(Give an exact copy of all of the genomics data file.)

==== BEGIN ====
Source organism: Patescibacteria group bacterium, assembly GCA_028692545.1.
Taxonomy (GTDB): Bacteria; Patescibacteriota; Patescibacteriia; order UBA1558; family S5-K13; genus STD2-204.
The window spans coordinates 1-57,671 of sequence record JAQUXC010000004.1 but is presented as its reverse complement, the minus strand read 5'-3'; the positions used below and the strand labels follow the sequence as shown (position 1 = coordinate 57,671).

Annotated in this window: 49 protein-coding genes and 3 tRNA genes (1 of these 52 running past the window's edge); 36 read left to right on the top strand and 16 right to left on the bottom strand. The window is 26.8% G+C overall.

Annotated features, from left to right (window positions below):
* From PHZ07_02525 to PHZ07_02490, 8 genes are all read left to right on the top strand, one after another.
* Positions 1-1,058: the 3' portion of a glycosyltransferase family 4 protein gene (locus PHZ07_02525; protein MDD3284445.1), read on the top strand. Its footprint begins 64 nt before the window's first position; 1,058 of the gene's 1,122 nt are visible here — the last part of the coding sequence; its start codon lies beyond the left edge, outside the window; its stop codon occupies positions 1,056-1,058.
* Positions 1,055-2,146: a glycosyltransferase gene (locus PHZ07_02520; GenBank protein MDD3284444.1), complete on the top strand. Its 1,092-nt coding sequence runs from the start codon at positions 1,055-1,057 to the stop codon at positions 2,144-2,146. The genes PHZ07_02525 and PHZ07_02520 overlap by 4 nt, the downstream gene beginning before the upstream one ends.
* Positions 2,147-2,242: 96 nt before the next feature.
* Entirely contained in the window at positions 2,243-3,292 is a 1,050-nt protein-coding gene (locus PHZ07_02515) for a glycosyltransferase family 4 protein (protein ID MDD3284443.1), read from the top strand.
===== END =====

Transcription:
Source organism: Patescibacteria group bacterium, assembly GCA_028692545.1.
Taxonomy (GTDB): Bacteria; Patescibacteriota; Patescibacteriia; order UBA1558; family S5-K13; genus STD2-204.
The window spans coordinates 1-57,671 of sequence record JAQUXC010000004.1 but is presented as its reverse complement, the minus strand read 5'-3'; the positions used below and the strand labels follow the sequence as shown (position 1 = coordinate 57,671).

Annotated in this window: 49 protein-coding genes and 3 tRNA genes (1 of these 52 running past the window's edge); 36 read left to right on the top strand and 16 right to left on the bottom strand. The window is 26.8% G+C overall.

Annotated features, from left to right (window positions below):
* From PHZ07_02525 to PHZ07_02490, 8 genes are all read left to right on the top strand, one after another.
* Positions 1-1,058: the 3' portion of a glycosyltransferase family 4 protein gene (locus PHZ07_02525; protein MDD3284445.1), read on the top strand. Its footprint begins 64 nt before the window's first position; 1,058 of the gene's 1,122 nt are visible here — the last part of the coding sequence; its start codon lies beyond the left edge, outside the window; its stop codon occupies positions 1,056-1,058.
* Positions 1,055-2,146: a glycosyltransferase gene (locus PHZ07_02520; GenBank protein MDD3284444.1), complete on the top strand. Its 1,092-nt coding sequence runs from the start codon at positions 1,055-1,057 to the stop codon at positions 2,144-2,146. The genes PHZ07_02525 and PHZ07_02520 overlap by 4 nt, the downstream gene beginning before the upstream one ends.
* Positions 2,147-2,242: 96 nt before the next feature.
* Entirely contained in the window at positions 2,243-3,292 is a 1,050-nt protein-coding gene (locus PHZ07_02515) for a glycosyltransferase family 4 protein (protein ID MDD3284443.1), read from the top strand.